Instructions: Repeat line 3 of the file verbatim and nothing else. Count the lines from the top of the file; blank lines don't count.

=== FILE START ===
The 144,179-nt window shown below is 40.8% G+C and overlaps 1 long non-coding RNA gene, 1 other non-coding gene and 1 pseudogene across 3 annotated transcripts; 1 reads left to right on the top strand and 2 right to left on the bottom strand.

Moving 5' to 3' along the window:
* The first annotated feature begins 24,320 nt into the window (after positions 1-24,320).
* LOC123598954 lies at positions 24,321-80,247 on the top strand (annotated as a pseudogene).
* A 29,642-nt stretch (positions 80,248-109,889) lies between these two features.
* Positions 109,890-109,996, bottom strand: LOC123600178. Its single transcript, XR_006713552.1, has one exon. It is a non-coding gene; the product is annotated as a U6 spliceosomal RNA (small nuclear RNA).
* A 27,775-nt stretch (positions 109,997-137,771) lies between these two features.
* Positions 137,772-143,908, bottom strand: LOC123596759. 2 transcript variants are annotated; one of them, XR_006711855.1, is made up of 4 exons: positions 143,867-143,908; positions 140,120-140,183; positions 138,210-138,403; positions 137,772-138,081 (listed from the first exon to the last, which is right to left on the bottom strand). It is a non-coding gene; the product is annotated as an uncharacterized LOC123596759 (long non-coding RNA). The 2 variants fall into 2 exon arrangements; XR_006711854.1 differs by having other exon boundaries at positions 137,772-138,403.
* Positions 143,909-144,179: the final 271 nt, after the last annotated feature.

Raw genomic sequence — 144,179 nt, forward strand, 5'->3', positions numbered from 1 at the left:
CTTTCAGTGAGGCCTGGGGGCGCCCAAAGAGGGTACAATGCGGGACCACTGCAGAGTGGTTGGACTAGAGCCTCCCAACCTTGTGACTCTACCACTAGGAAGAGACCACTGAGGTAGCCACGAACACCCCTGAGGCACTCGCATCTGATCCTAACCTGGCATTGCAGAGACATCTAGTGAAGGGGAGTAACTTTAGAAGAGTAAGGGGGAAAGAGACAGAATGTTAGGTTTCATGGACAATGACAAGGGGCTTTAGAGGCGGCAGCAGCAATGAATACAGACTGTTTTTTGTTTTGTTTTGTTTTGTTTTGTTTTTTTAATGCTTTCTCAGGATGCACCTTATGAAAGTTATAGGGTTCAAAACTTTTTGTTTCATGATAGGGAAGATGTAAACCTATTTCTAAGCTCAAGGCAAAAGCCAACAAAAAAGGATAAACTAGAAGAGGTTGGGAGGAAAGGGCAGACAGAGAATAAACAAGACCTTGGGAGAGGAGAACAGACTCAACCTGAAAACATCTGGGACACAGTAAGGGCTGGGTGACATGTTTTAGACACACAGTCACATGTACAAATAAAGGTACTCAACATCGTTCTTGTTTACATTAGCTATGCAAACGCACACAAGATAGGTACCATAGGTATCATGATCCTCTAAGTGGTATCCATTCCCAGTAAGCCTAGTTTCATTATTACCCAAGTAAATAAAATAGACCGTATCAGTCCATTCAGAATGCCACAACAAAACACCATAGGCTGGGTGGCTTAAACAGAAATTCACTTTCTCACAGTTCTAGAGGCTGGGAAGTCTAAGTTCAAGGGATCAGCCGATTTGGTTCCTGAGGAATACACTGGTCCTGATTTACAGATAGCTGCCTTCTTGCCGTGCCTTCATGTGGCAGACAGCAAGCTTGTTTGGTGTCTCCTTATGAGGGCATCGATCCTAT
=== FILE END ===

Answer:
* The first annotated feature begins 24,320 nt into the window (after positions 1-24,320).